Sure, not everyone who deals with this winds up in a life of crime.  That doesn't make the people who do purely to blame.  Not everyone who eats spoiled food gets sick--but you don't blame the sick people for not having iron stomachs, you blame the restaurant.  You don't just enact policies to penalize restaurants either--you give them little hand washing signs for the bathroom, you inspect food along the supply chain.  You figure out the root causes and work on preventing them no matter how far up they go.

We know, factually, that all of these things contribute to crime--so if you want to prevent this from happening again and again, and you're not going to blame the gun, then you've got to enact policies that have way more empathy for people than the system currently does.  

You have to decide, as a society, that we're not going to let anyone get to the point where they think the solution to any issue they have is to start shooting in broad daylight in a busy intersection.  You'll decide that you'll teach kids anger management, communication, and give them skills that make them productive in society, not forgotten by it.  You're going to fix the issues that create havoc and desperation in people's lives--like getting bankrupted by a health issue or having an unstable housing issue.  You'll treat addiction for what it is--a disease--rather than a crime.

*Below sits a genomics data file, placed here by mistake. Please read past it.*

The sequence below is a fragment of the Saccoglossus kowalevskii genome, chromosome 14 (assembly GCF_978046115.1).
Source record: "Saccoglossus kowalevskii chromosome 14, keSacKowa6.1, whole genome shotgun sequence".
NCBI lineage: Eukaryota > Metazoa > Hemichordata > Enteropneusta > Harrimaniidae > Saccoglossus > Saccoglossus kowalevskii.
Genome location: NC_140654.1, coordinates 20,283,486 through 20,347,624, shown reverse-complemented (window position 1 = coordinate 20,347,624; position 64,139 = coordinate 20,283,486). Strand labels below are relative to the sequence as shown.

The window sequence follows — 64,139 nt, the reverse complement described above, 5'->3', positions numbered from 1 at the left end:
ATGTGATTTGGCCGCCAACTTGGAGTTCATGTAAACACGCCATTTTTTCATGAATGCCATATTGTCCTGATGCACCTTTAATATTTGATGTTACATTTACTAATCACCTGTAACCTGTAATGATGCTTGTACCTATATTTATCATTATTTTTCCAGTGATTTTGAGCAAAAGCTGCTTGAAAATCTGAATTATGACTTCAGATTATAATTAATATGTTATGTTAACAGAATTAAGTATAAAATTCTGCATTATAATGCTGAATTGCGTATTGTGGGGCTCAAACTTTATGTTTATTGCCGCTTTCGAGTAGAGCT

That's what I can't reconcile about most of the gun rights defenders.  Their policies seem to align with not providing any services or social safety nets to people.  It's like, "We know your world sucks and is full of pitfalls that other people don't run into, but still, we're not only not going to do anything to help you, but we're not going to do much to curtail the guns that exacerbate these issues."

At this point, it doesn't seem worth arguing about whether guns should be a meaningful part of people's lives--but I hope we can all agree that desperation should not be.  Throwing people in jail and losing the key doesn't solve for the desperation component, but we know what does. 

So if you don't have a policy of gun control, I look forward to hearing about your support to increase funding for education, housing, physical and mental healthcare, and worker protections.

The Rainy Day Fund of Reputation

One aspect of venture capital that rarely gets talked about is competition to get into a deal.  

What happens when a founder has that rare wealth of riches when they're choosing who they're going to allow onto their cap table?  The tables turn and the one being pitched to becomes the one pitching.  

The moment when you find out that you're not guaranteed a slot is my least favorite as a VC.  I've seen different investors react to it differently.  Some are really competitive.  They want to "win" a deal--by beating out others.